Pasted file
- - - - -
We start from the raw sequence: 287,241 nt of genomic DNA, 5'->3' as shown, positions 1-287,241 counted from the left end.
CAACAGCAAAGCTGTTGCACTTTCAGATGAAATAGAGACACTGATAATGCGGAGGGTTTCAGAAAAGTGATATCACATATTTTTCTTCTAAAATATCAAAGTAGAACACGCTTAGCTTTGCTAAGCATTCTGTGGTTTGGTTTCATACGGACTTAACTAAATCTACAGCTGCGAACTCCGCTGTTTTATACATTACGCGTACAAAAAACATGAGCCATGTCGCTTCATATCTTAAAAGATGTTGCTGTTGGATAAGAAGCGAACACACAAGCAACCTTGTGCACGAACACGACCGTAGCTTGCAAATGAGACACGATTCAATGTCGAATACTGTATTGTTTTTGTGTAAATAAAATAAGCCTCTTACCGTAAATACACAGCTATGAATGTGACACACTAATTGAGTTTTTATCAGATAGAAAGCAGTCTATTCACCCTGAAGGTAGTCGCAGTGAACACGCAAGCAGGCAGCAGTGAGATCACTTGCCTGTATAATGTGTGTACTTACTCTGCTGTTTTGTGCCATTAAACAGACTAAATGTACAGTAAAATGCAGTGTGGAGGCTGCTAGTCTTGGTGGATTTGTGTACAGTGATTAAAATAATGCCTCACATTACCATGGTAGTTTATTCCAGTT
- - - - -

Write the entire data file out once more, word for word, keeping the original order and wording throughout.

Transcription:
We start from the raw sequence: 287,241 nt of genomic DNA, 5'->3' as shown, positions 1-287,241 counted from the left end.
CAACAGCAAAGCTGTTGCACTTTCAGATGAAATAGAGACACTGATAATGCGGAGGGTTTCAGAAAAGTGATATCACATATTTTTCTTCTAAAATATCAAAGTAGAACACGCTTAGCTTTGCTAAGCATTCTGTGGTTTGGTTTCATACGGACTTAACTAAATCTACAGCTGCGAACTCCGCTGTTTTATACATTACGCGTACAAAAAACATGAGCCATGTCGCTTCATATCTTAAAAGATGTTGCTGTTGGATAAGAAGCGAACACACAAGCAACCTTGTGCACGAACACGACCGTAGCTTGCAAATGAGACACGATTCAATGTCGAATACTGTATTGTTTTTGTGTAAATAAAATAAGCCTCTTACCGTAAATACACAGCTATGAATGTGACACACTAATTGAGTTTTTATCAGATAGAAAGCAGTCTATTCACCCTGAAGGTAGTCGCAGTGAACACGCAAGCAGGCAGCAGTGAGATCACTTGCCTGTATAATGTGTGTACTTACTCTGCTGTTTTGTGCCATTAAACAGACTAAATGTACAGTAAAATGCAGTGTGGAGGCTGCTAGTCTTGGTGGATTTGTGTACAGTGATTAAAATAATGCCTCACATTACCATGGTAGTTTATTCCAGTT